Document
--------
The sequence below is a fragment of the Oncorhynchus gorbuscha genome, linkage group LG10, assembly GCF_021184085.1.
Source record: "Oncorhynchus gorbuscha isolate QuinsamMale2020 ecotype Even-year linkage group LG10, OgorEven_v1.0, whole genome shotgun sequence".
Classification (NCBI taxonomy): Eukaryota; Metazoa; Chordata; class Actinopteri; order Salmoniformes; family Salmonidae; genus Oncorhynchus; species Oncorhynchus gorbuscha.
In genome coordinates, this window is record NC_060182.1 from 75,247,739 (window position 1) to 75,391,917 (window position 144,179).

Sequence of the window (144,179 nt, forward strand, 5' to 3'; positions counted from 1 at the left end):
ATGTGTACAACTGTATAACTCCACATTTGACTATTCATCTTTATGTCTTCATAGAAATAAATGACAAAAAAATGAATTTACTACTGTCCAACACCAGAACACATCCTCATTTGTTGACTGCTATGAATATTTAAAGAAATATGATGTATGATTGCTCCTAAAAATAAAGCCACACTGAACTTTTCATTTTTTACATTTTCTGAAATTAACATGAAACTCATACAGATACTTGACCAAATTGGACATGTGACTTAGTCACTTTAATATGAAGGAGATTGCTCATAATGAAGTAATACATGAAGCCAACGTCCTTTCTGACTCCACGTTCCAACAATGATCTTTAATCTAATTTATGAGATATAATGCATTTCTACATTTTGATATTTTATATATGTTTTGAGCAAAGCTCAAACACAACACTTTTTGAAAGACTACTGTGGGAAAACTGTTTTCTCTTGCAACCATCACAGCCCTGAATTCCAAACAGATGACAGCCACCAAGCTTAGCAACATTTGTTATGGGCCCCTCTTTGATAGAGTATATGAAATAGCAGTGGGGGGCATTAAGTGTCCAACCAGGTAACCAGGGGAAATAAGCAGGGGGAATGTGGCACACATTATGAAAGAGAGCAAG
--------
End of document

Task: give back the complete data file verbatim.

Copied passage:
The sequence below is a fragment of the Oncorhynchus gorbuscha genome, linkage group LG10, assembly GCF_021184085.1.
Source record: "Oncorhynchus gorbuscha isolate QuinsamMale2020 ecotype Even-year linkage group LG10, OgorEven_v1.0, whole genome shotgun sequence".
Classification (NCBI taxonomy): Eukaryota; Metazoa; Chordata; class Actinopteri; order Salmoniformes; family Salmonidae; genus Oncorhynchus; species Oncorhynchus gorbuscha.
In genome coordinates, this window is record NC_060182.1 from 75,247,739 (window position 1) to 75,391,917 (window position 144,179).

Sequence of the window (144,179 nt, forward strand, 5' to 3'; positions counted from 1 at the left end):
ATGTGTACAACTGTATAACTCCACATTTGACTATTCATCTTTATGTCTTCATAGAAATAAATGACAAAAAAATGAATTTACTACTGTCCAACACCAGAACACATCCTCATTTGTTGACTGCTATGAATATTTAAAGAAATATGATGTATGATTGCTCCTAAAAATAAAGCCACACTGAACTTTTCATTTTTTACATTTTCTGAAATTAACATGAAACTCATACAGATACTTGACCAAATTGGACATGTGACTTAGTCACTTTAATATGAAGGAGATTGCTCATAATGAAGTAATACATGAAGCCAACGTCCTTTCTGACTCCACGTTCCAACAATGATCTTTAATCTAATTTATGAGATATAATGCATTTCTACATTTTGATATTTTATATATGTTTTGAGCAAAGCTCAAACACAACACTTTTTGAAAGACTACTGTGGGAAAACTGTTTTCTCTTGCAACCATCACAGCCCTGAATTCCAAACAGATGACAGCCACCAAGCTTAGCAACATTTGTTATGGGCCCCTCTTTGATAGAGTATATGAAATAGCAGTGGGGGGCATTAAGTGTCCAACCAGGTAACCAGGGGAAATAAGCAGGGGGAATGTGGCACACATTATGAAAGAGAGCAAG